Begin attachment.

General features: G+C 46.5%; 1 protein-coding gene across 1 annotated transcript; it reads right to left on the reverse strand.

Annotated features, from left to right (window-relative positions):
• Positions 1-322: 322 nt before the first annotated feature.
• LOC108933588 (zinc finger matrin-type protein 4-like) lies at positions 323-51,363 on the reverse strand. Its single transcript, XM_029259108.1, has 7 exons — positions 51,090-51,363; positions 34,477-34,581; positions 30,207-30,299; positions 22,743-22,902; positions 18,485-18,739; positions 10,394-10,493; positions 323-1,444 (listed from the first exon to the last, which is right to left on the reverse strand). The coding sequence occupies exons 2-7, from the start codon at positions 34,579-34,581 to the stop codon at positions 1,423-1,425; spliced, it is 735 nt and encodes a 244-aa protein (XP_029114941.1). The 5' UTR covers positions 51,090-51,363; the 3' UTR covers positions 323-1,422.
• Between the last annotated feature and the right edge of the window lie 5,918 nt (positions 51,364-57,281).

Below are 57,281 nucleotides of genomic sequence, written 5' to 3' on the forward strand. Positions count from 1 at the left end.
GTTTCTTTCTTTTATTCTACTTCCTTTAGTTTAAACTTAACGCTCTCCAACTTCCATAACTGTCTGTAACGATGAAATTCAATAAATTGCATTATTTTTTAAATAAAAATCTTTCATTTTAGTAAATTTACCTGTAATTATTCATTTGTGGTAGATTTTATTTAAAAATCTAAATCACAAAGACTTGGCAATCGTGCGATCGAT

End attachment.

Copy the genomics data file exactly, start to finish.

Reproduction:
General features: G+C 46.5%; 1 protein-coding gene across 1 annotated transcript; it reads right to left on the reverse strand.

Annotated features, from left to right (window-relative positions):
• Positions 1-322: 322 nt before the first annotated feature.
• LOC108933588 (zinc finger matrin-type protein 4-like) lies at positions 323-51,363 on the reverse strand. Its single transcript, XM_029259108.1, has 7 exons — positions 51,090-51,363; positions 34,477-34,581; positions 30,207-30,299; positions 22,743-22,902; positions 18,485-18,739; positions 10,394-10,493; positions 323-1,444 (listed from the first exon to the last, which is right to left on the reverse strand). The coding sequence occupies exons 2-7, from the start codon at positions 34,579-34,581 to the stop codon at positions 1,423-1,425; spliced, it is 735 nt and encodes a 244-aa protein (XP_029114941.1). The 5' UTR covers positions 51,090-51,363; the 3' UTR covers positions 323-1,422.
• Between the last annotated feature and the right edge of the window lie 5,918 nt (positions 51,364-57,281).

Below are 57,281 nucleotides of genomic sequence, written 5' to 3' on the forward strand. Positions count from 1 at the left end.
GTTTCTTTCTTTTATTCTACTTCCTTTAGTTTAAACTTAACGCTCTCCAACTTCCATAACTGTCTGTAACGATGAAATTCAATAAATTGCATTATTTTTTAAATAAAAATCTTTCATTTTAGTAAATTTACCTGTAATTATTCATTTGTGGTAGATTTTATTTAAAAATCTAAATCACAAAGACTTGGCAATCGTGCGATCGAT